It’s a beautiful summer day. Clouds drift across the sky like puffy, white dragons. The air is filled with the smell of freshly moed grass, tomato plants, and clean sheets on backyard clotheslines. It’s the type of day children dream about as they’re sitting at their school desks, fretfully scribbling out math equations or learning the difference between nouns and verbs. So why are so many kids sitting indoors during the summer playing video games? Why do more children know how to play computer games than swim or ride a bike? In the 21st century, techno-toddlers know that A is for “Apple,” but we’re not talking about the kind that Old MacDonald grew on his farm.
The Royal Road
The idea of play has changed over the years. To borrow an expression from Freud, if play is the “royal road” to a child’s conscious and unconscious inner world, then that road has been forever altered by modern technology. Games of kickball and hide and seek, tree climbing, summer camps, swimming or casting a line in the local fishing hole – the olly olly oxen free methods of childhood play and make believe – are being replaced with pixelated realities. The glow of the summer moon is overshadowed by the blue glow of phones, tablets, and laptops. According to Action for Children, one in four parents struggle to control their children’s screen time.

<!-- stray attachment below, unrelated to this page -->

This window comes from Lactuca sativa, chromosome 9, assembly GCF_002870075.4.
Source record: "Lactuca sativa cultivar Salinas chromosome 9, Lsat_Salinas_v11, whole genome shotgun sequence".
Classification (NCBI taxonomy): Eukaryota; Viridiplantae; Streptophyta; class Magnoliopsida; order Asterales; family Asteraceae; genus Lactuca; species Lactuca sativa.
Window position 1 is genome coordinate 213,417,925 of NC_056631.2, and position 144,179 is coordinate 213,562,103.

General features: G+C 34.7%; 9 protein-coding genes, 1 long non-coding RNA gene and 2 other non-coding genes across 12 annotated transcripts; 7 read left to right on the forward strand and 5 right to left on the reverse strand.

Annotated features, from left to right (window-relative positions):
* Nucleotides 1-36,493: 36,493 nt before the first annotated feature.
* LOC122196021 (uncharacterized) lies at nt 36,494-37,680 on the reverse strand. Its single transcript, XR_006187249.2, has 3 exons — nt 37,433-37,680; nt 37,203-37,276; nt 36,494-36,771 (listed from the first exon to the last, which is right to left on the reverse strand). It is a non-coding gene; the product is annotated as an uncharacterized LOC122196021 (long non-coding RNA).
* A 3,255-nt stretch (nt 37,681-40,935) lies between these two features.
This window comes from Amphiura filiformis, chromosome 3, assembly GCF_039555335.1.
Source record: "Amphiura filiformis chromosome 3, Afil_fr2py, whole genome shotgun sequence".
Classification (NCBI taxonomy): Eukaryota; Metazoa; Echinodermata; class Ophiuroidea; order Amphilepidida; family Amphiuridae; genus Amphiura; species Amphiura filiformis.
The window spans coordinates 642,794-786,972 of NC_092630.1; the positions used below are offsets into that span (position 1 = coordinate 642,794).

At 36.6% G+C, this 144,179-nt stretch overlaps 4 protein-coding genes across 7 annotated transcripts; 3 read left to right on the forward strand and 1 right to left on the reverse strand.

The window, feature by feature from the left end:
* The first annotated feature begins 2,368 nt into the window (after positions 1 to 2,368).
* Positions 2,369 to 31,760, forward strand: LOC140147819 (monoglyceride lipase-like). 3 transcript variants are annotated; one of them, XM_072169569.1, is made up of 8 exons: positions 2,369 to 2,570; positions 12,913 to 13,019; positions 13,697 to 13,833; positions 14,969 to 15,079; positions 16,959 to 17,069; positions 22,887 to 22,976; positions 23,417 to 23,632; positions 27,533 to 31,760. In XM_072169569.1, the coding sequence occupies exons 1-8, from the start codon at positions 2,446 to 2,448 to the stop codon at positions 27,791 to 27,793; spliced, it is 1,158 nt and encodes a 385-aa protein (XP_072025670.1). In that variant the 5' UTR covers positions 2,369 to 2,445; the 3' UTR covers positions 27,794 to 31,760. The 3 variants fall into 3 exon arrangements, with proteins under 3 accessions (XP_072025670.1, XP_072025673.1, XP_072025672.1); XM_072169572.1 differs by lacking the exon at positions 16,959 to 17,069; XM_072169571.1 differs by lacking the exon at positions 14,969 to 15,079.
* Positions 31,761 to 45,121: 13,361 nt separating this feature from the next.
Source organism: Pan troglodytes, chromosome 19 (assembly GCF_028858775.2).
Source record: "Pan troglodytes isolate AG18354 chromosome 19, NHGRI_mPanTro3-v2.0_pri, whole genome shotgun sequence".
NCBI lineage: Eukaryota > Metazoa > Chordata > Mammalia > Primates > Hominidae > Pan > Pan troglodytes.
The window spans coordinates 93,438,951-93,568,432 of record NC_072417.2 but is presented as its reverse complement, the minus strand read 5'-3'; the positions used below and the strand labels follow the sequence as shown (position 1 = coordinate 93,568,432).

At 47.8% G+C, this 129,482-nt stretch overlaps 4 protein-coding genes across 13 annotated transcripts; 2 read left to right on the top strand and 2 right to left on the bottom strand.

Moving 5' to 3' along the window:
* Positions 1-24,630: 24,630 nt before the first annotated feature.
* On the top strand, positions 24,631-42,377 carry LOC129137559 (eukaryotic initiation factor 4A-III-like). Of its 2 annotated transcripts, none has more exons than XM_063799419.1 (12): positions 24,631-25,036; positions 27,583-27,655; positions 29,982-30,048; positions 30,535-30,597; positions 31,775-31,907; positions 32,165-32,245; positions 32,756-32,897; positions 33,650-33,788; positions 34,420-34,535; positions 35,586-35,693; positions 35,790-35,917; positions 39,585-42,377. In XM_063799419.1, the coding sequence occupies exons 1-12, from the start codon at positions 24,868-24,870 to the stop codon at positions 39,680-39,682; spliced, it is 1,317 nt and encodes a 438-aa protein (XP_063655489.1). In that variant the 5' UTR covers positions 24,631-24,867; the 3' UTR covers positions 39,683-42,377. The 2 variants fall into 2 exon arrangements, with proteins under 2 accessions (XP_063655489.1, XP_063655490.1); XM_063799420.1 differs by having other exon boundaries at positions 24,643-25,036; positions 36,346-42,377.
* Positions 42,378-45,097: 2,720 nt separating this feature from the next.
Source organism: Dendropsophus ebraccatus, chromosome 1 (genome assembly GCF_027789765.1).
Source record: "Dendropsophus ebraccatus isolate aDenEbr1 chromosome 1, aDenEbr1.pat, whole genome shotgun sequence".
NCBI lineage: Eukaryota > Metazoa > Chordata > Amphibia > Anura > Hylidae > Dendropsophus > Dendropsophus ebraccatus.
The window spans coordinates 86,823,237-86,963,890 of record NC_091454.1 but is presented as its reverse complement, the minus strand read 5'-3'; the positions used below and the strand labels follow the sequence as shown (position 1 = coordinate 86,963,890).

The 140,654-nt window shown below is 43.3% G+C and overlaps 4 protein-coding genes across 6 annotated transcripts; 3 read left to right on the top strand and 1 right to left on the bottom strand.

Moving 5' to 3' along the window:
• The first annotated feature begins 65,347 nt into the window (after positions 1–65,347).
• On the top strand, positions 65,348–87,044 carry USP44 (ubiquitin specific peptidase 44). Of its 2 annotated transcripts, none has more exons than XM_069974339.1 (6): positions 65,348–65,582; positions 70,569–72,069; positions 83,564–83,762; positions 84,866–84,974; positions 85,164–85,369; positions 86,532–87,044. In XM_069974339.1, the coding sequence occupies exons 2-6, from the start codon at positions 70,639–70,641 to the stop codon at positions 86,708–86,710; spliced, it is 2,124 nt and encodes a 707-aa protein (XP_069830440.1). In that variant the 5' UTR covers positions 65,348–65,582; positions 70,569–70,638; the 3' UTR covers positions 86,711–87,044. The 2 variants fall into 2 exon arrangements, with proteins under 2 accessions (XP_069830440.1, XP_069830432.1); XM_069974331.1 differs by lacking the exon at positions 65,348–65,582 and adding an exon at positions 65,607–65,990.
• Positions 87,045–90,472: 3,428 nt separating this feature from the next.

In 2010, when Apple co-founder Steve Jobs was asked by a journalist if his children loved the newly-released iPad, the tech-guru responded, “They haven’t used it. We limit how much technology our kids use at home.” How to strike a balance between digital and non-digital activities is a controversial topic. All parents approach parenting differently; for every father who puts strict limits on his children’s screen time, saying devices negatively effect their social development and attention span, there’s a mother who has a more relaxed approach to technology, claiming tablets and apps inspire her children to draw and create. Even amongst professionals screen time is a divisive issue. The American Academy of Pediatrics suggests no screen time for the first two years of life; after that, it recommends no more than one or two hours a day. Waldorf schools, on the other hand, exclude screen time before the age of 12.
Interacting with the World
Tech products are designed to catch and keep people’s attention, but the world is a far more engaging place than a laptop or tablet. In Stanley Greenspan’s novel, “The Growth of the Mind,” the professor of Psychiatry, Behavioral Science, and Pediatrics explains how we learn when we’re children through our emotional interactions with the world. Computer-aided attention dulls the senses, which in turn affects a child’s emotional interactions with the world. In other words, children no longer see the puffy, white clouds or smell freshly mowed grass, tomato plants, and clean sheets flapping in the wind on a summer day.